A study of recent and historic development
in the most abundant multifamily zoning designation in Seattle,
Lowrise 3 (L3), shows a substantial gap between anticipated
housing densities and actual densities achieved. In fact, between
1994 and 2000, development density in the L3 zone only averaged
60 percent of allowable density.
The L3 zone plays a large role in helping
Seattle meet its housing growth targets by allowing for three-
to four-story townhouses or apartment buildings. When neighborhood
plans were adopted, the majority of Seattle neighborhoods were
able to meet their housing goals with existing zoning, including
the moderate-density L3 zone. Given Seattle's recent growth
and the high demand for housing, planners had anticipated that
Seattle would get closer to the maximum densities allowed in
the L3 zone than present development demonstrates.
Part of the Land Use Code Simplification Program, initiated
by DCLU in 1998, the Lowrise Housing Study examined different
development that has taken place on land now zoned L3 and the
common housing types developed in the zone. Study findings are
being used to inform potential Land Use Code changes, which
would enhance development opportunities in the L3 zone and encourage
new development to be built to allowable density, thereby advancing
Seattle's Comprehensive Plan housing goals. Any DCLU recommendations
resulting from the study will be carefully designed to provide
for a variety of housing types at consistent, moderate densities,
while also ensuring that new housing in lowrise zones is well-designed
and a positive addition to the neighborhood.
Study findings, published in the "Lowrise Housing Study
Background Report," shows that:
- Townhouse development is accounting for
an increased proportion of new multifamily development in
the zone. Often, new townhouse development in the L3 zone,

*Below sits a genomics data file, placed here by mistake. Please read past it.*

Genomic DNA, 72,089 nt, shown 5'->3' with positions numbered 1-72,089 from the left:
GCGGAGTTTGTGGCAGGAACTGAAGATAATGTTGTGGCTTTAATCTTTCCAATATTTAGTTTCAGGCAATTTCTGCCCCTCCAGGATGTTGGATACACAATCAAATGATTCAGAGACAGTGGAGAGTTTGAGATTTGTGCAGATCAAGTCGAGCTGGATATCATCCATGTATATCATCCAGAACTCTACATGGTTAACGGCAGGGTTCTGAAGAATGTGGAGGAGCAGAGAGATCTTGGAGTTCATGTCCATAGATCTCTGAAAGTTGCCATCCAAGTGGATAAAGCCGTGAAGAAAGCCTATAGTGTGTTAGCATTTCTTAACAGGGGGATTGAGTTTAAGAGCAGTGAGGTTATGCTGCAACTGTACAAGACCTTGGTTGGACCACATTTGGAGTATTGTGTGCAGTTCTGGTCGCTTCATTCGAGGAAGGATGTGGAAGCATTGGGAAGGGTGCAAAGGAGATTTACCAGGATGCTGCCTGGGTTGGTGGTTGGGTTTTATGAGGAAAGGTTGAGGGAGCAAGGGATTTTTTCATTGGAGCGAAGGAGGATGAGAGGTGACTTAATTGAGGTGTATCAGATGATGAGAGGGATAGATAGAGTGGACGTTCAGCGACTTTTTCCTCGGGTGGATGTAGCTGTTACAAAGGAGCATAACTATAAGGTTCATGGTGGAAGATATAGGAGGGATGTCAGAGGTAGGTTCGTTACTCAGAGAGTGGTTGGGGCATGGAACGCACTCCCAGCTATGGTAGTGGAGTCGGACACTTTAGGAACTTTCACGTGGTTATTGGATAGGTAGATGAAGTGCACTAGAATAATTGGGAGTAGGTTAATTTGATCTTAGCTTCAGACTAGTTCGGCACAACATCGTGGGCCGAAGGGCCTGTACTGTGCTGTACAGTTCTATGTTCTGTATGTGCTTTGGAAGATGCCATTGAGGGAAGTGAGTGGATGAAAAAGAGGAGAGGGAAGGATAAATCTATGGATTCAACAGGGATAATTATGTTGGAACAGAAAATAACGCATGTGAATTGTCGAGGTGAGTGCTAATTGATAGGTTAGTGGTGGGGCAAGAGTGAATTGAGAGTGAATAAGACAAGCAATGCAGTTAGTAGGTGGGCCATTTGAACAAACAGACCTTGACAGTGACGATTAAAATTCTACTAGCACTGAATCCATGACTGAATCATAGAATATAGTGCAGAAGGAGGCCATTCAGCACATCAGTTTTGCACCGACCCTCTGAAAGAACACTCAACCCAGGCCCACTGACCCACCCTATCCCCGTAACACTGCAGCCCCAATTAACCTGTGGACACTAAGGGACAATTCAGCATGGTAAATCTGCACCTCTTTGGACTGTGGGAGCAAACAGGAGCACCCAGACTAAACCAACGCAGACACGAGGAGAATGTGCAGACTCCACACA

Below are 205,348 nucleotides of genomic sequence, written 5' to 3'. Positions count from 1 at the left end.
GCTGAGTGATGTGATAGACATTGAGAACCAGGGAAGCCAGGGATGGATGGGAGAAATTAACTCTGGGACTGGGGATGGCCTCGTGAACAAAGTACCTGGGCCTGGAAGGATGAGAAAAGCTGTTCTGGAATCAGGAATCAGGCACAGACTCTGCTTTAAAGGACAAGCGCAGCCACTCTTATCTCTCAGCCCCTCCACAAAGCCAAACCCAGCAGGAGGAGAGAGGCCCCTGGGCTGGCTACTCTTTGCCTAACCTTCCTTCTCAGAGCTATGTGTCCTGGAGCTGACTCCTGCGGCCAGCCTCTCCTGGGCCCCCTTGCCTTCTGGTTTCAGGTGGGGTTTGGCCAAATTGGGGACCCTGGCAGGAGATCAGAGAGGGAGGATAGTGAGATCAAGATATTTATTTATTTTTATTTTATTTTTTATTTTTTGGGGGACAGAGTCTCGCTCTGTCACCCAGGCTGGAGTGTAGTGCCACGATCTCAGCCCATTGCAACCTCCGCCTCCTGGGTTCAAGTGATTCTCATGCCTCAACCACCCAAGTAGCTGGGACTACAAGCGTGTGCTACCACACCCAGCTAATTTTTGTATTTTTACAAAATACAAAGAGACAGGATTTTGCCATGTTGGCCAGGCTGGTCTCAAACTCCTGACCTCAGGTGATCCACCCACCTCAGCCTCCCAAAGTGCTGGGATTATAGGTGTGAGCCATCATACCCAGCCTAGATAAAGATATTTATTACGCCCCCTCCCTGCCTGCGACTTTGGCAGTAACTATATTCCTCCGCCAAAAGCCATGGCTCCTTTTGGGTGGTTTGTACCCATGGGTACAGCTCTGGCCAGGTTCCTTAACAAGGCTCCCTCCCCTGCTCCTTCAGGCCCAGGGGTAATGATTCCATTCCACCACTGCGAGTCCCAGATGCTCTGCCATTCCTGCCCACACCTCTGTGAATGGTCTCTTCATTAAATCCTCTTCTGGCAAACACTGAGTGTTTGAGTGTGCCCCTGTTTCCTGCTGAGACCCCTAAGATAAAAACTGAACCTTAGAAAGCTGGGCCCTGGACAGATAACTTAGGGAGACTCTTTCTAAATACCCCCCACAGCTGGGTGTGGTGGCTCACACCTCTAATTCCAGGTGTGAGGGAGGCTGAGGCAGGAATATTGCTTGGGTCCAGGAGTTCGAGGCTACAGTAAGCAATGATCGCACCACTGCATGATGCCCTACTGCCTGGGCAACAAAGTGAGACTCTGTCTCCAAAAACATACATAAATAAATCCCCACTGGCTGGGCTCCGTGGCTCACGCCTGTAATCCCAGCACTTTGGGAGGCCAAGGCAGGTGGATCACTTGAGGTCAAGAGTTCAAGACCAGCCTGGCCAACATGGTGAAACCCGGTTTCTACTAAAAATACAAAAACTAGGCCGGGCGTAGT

due to lower density, is not required to undergo Design Review.
Many projects that go through Design Review, however, better
relate to the surrounding neighborhood.
- New L3 development will likely occur on lots that are currently
underdeveloped. These average about 4,400 square feet in size.
The Lowrise Housing Study was undertaken
by DCLU planning staff and a consultant team, comprised of Heartland
and MAKERS Architecture + Urban Design. These groups analyzed
the economic conditions of housing development in several Seattle
area markets, and compared L3 economic conditions to activity
within each market area (Green Lake, Capitol Hill, and Jackson
Place). Opportunities for public review and input on the content,
issues, and possible solutions were provided as the study progressed.
DCLU is actively working to ensure that any
proposed changes to the Land Use Code encourage development
compatible with the neighborhood goals. Public meetings are
anticipated in May 2002 in advance of making any recommendations
to City Council on possible code changes.
Facts on Lowrise Housing
"Lowrise Housing" is a
term used to describe smaller-scaled multifamily buildings
that are typically two to four stories tall. The City
of Seattle uses the term "lowrise" with five
zoning designations that allow for buildings from duplex/triplex
scale (Lowise Duplex/Triplex or LDT) to four-story apartment
buildings (Lowrise 4).
Lowrise 3 (L3) is the most predominant
multifamily zone in Seattle.
L3 plays a major role in helping
Seattle meet its housing growth targets: 20 percent
of parcels inside of Seattle's Urban Villages are zoned
Between 1994 and 2000, development
of parcels in L3 zones has averaged 60 percent of the
allowed density of one unit per 800 square feet of lot
a Copy of the Report
version of the "Lowrise Housing Study Background
Report" is available in PDF
you have questions or comments about the Lowrise Housing
Study or the report, or wish to learn when the public meetings
will be held, please contact:
Jory Phillips, DCLU